Colorado, Travels

Colorado Day Hikes: Helms Lake

I feel very fortunate to be a member of the Colorado branch of Women Who Hike, as it’s the most active one. There are always people looking for hiking buddies and, because there are multiple ambassadors, hosted group hikes occur very frequently. I’ve been lucky enough to secure spots in a few of these hikes, including this one from last September!

Helms Lake is located 6 miles (9.6 km) from the Burning Bear trailhead off Guanella Pass Scenic Byway. If Guanella Pass sounds vaguely familiar to you, it may be because it’s also the location of the hike I wrote about last week. Burning Bear trailhead (I’m really curious as to the origin of the name Burning Bear) is located on the southern half of the Byway, just a few miles up from the town of Grant. This isn’t the most popular trailhead in this area, but it’s a prime location to view fall colors, so during peak season it’s much more crowded than the rest of the year.

IMG_1806-1Our group of ~15 (there are group size restrictions on this hike since it’s a wilderness area) set off around 7:15am dressed in lots of layers; it was a chilly morning. It warmed up quickly, though, and by the time we neared the lake it was approaching 70ºF (21ºC)!

The elevation gain of this hike is about 2400 feet (730 m) and it’s fairly evenly distributed throughout the 6 miles (9.6 km). The first 4 miles (6.4 km) are slightly more gradual and the last 2 (3.2 km) slightly steeper, but having so many people to chat with took our minds off the uphill and made it feel like a relatively mild hike. The beginnings of fall colors and three moose we saw off in the distance were exciting distractions as well!

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Helms Lake sits about 2,000 feet (610 m) below the summit of Mount Bierstadt, one of Colorado’s 14ers. It was a fairly calm day, and we hung out on the shore chatting and munching on some snacks.

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IMG_1821In addition to being a wonderful hike with a fun group of women, this also ended up being hike #52 to cap off my 2019 participation in the 52 Hike Challenge! I’m not participating in the challenge in 2020, but it was a lot of fun to do and it really motivated me to get outside and explore as often as possible.

This trail actually continues another 2.5 miles (4 km) beyond Helms Lake to Abyss Lake, which is on my backpacking to-do list, so I’ll hopefully be able to write all about that one in the near future. Until then, happy hiking!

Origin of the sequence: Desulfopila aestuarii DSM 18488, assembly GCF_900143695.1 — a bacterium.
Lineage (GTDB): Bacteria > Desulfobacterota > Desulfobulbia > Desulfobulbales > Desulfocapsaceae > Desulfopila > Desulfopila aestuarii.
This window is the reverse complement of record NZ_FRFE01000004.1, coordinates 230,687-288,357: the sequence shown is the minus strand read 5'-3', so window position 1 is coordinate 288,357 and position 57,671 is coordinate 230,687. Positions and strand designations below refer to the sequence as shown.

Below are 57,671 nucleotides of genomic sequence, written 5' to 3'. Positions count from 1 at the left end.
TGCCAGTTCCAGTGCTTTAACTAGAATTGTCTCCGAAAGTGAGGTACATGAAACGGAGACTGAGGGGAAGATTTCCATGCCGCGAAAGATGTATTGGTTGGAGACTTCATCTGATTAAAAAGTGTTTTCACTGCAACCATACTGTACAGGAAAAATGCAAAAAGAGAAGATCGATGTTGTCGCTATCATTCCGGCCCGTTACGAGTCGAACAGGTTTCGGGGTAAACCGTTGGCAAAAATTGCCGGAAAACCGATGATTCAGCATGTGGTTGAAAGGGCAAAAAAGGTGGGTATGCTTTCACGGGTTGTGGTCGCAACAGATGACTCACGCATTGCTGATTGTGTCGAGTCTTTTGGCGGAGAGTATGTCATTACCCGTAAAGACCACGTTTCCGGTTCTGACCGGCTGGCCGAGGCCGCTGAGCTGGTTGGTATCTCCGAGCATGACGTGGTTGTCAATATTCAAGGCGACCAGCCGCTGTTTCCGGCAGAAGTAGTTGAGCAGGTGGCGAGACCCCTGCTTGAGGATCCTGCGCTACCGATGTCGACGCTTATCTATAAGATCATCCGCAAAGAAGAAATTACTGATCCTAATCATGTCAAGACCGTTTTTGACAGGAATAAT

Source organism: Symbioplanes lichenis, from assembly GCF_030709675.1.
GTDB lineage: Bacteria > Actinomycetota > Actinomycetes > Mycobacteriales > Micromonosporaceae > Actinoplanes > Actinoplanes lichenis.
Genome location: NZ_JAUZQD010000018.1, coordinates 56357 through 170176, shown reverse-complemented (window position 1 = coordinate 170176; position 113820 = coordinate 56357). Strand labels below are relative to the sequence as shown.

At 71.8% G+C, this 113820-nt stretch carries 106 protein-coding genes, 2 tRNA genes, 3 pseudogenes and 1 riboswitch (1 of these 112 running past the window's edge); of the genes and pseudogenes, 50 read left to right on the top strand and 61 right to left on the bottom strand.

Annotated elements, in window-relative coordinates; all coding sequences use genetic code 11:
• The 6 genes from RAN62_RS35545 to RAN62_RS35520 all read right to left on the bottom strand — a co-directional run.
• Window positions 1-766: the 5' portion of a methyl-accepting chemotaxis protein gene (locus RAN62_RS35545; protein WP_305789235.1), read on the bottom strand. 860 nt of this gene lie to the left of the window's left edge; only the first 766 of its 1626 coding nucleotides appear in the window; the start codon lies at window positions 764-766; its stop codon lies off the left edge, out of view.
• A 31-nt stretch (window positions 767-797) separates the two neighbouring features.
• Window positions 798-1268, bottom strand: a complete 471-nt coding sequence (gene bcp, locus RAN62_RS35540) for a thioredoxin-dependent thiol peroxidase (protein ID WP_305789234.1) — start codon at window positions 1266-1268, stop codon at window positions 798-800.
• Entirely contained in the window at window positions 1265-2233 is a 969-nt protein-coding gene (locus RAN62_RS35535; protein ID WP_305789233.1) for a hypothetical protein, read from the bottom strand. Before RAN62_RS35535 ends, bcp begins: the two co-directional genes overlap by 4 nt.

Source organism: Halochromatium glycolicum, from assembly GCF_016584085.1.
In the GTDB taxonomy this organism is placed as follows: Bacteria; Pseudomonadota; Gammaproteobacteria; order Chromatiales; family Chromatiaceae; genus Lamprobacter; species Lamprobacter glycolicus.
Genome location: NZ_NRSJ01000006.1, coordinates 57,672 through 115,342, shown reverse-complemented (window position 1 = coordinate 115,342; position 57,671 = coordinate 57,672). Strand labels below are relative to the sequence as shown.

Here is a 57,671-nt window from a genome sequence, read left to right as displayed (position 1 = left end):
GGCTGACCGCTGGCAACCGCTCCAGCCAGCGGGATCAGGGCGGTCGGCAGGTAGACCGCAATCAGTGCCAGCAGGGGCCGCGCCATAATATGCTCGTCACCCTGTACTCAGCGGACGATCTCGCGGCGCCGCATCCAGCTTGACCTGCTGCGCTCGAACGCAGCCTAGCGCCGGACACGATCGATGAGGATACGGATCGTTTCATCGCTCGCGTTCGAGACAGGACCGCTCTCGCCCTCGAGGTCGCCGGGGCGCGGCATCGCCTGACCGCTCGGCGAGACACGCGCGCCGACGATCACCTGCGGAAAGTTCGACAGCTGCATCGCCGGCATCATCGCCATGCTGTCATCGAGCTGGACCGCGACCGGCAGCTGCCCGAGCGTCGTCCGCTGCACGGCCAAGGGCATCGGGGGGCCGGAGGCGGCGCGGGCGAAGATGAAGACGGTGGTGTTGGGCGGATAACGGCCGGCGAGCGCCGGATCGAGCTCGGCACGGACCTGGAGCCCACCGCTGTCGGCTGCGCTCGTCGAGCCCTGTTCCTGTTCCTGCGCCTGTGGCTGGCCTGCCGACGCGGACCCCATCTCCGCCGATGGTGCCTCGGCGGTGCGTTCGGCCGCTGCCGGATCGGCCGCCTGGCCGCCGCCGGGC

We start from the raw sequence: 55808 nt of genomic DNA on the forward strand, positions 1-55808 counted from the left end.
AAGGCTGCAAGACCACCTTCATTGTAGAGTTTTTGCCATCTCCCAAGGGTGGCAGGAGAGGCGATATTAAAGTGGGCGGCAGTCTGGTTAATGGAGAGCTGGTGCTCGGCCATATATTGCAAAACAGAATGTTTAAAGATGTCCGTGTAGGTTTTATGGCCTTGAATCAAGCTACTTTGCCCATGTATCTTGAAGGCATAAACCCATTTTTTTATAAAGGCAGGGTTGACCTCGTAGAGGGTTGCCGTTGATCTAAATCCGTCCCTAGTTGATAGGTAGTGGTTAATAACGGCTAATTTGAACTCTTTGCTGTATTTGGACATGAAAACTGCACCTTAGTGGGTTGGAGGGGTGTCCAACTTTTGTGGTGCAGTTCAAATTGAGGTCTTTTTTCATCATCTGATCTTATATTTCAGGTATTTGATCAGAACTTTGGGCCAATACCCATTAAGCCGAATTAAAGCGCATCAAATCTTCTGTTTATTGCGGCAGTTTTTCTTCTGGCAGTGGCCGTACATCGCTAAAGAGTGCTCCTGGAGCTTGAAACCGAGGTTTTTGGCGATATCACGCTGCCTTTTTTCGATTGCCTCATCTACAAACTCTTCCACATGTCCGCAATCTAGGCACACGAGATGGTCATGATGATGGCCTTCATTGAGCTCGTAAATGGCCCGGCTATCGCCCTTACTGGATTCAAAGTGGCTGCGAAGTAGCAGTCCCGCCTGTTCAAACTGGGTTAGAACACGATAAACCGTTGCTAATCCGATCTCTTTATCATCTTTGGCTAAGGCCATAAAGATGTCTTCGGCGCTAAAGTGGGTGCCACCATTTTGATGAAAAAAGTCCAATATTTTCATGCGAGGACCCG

The Important Stuff:

  • Getting there: Burning Bear Trailhead is located along the southern half of the Guanella Pass Scenic Byway,
  • Fees and passes: none
  • Hiking: Helms Lake is a 12 mile (19.3 km), 2400 foot (730 m) elevation gain hike from Burning Bear Trailhead that tops out at over 12,000 feet (3660 m)
  • Where to stay: there are 5 established campgrounds along Guanella Pass if you want to make it an overnight trip; however, they’ve recently tightened restrictions for dispersed camping in this area… more info here
  • Other: there are no restrooms at the trailhead; if you have to go, please follow LNT principles, which means finding a spot far from the trail and any water sources, digging a hole at least 6″ (15 cm) deep for solid waste, and packing out all toilet paper and feminine hygiene products.

5 thoughts on “Colorado Day Hikes: Helms Lake”

    1. Thanks! Women Who Hike has been a lot of fun. If you’re interested, I think there’s a BC chapter… anyone can join the local Facebook groups for free or officially join for a small fee through the website.

      Liked by 1 person

  1. The more I see your great recaps of Colorado hikes, the more convinced I am that you should return to Oregon – I know it’s your birthplace but you don’t state when you moved away in your bio. And your West Coast reviews in Oregon are essentially the Gorge and Crater Lake.

    There are so many wonderful hikes in the Cascades both along the Pacific Crest Trail and in Central Oregon where lakes abound and there’s mountains to climb which don’t require technical climbing skills and are just challenging hikes. (In fact, my younger daughter and her now husband got engaged and drank champagne at the summit of the South Sister, which I had climbed with her before when she was a sophomore in high school.)

    I did many of these hikes (including the 36 mile Timberline Trail around Mt. Hood twice) as a Scout in my teens and then with my two daughters when they were young — and now both are avid hikers although being moms and nurses right now – means most of their hiking is on hiatus.

    Besides, Oregon would also give you a lot more chances to show pictures of micro-brews when you finished the hikes. Keep up the great posts and I hope the end of the pandemic affords you the opportunity to return to your roots.

    Liked by 1 person

    1. My parents moved back to Montana when I was 1, so I’ve spent very little time in Oregon. Been back to visit twice but that’s it. After living in Denver with its amazing weather, I’m not sure we’ll ever move back to the PNW. But I absolutely would love to spend some more time exploring the state. And my favorite beer of all time is from Oregon so one of these days I’ve got to visit that brewery in person.

      Like

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